Meet Vanier Scholar Jacqueline Hay
When she was eight, Jacqueline Hay hung from a monkey bar for 11 minutes to prove a point, which was that she could hang from a monkey bar for 11 minutes. Her physical education teacher held a school-wide competition to see who could dangle the longest. Outlasting all her Grade 2 classmates, Hay clung to the bar despite her teacher telling her to get down. She ignored him and dropped only after she felt confident she won. But she didn’t: A Grade 5 kid hung for three seconds longer.
“I was very upset about this. I was walking around victorious and then I learned I didn’t win and I was crushed and it was awful. It haunts me. I’m 32 and it still ruins my life,” Hay says with a laugh. “I could have had it. I could have been top of the school.”
Vanier scholars, which Hay was named this year alongside two other U of M students, are an exceptional group of driven individuals. To receive the prestigious title, they must show a record of excellence in academics, leadership, and research.
In the past 9 years, U of M has announced 24 Vanier scholars.
Hay’s Vanier-supported work will explore the complex interactions between genes, the ecosystems of bacteria in the gut, and personal lifestyle factors to see how they relate to risk factors for chronic diseases.
UM Today sat down with Hay, who is supervised by Dr. Todd Duhamel in the Faculty of Kinesiology and Recreation Management, who is also a researcher at the St. Boniface Albrechtsen Research Centre, to learn more about her.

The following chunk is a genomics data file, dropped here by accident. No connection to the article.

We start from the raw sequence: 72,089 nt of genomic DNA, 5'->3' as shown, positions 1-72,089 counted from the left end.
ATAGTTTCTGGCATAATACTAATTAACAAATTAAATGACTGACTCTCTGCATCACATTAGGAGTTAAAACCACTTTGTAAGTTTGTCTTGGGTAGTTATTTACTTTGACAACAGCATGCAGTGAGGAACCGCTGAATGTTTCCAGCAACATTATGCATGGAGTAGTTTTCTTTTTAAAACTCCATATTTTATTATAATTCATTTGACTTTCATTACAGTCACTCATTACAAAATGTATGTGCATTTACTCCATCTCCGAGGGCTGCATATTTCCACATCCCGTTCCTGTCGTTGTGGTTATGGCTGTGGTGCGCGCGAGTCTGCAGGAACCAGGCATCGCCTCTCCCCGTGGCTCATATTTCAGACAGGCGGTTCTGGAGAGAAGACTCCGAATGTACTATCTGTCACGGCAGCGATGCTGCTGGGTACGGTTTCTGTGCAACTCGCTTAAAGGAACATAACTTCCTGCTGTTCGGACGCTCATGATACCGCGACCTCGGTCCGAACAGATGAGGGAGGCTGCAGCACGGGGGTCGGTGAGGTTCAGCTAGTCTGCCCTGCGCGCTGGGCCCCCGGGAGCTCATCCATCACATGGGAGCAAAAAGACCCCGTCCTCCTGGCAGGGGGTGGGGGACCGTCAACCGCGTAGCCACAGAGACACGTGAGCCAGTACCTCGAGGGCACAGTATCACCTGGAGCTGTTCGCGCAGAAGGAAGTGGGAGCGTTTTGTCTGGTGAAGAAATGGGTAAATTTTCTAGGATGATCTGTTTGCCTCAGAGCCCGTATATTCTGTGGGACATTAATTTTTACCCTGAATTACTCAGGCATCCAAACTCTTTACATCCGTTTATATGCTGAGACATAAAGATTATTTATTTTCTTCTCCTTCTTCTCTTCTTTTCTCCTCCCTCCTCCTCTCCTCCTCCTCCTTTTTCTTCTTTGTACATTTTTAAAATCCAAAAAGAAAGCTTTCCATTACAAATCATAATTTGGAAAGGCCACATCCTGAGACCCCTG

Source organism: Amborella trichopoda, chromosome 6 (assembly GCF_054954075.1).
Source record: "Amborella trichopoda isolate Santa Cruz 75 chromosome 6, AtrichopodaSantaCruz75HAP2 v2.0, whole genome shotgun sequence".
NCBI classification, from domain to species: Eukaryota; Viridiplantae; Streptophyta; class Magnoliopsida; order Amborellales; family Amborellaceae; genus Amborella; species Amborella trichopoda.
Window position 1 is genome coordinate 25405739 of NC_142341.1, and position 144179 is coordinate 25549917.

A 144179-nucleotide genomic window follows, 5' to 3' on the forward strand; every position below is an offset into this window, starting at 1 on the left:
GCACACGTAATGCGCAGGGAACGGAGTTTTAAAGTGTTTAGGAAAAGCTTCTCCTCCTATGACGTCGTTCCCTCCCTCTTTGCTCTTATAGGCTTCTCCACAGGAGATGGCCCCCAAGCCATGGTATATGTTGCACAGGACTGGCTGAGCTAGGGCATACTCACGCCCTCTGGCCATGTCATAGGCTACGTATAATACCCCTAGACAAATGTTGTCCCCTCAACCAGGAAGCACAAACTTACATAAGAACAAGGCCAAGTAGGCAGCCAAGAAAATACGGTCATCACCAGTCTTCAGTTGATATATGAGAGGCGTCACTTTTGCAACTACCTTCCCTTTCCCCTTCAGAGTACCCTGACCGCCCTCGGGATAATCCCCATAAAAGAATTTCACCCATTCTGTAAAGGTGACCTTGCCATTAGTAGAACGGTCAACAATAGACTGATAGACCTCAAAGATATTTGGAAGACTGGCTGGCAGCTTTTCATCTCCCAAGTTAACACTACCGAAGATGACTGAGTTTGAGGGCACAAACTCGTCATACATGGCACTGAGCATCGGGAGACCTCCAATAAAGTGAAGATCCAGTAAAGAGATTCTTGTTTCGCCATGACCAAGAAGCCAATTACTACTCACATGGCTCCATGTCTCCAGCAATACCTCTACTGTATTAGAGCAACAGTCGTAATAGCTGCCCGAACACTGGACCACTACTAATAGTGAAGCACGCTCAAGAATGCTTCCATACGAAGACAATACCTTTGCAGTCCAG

UM Today: When and where were you when you found out you got a Vanier Scholarship?
Jacqueline Hay: I was at home playing with my nephew. I received an email notification on my phone that the results were available. I stepped outside to be alone to take the bad news. You get excited about these things but you never think they are going to happen because they are just so prestigious. So I thought I’d go outside and have my quiet moment. It is quite a drawn-out process to find the results. First you log onto a website, find your application, open the results, and then actually read the letter. And you’re just waiting for it to say ‘thanks for coming out’. When I actually read the letter that said I won, I was in disbelief. And I read it about four or five more times before I was sure it was real. Then I started jumping around and tearing around the house yelling. Everyone thought I was crazy! It was exciting. It is such a big honour and so unexpected.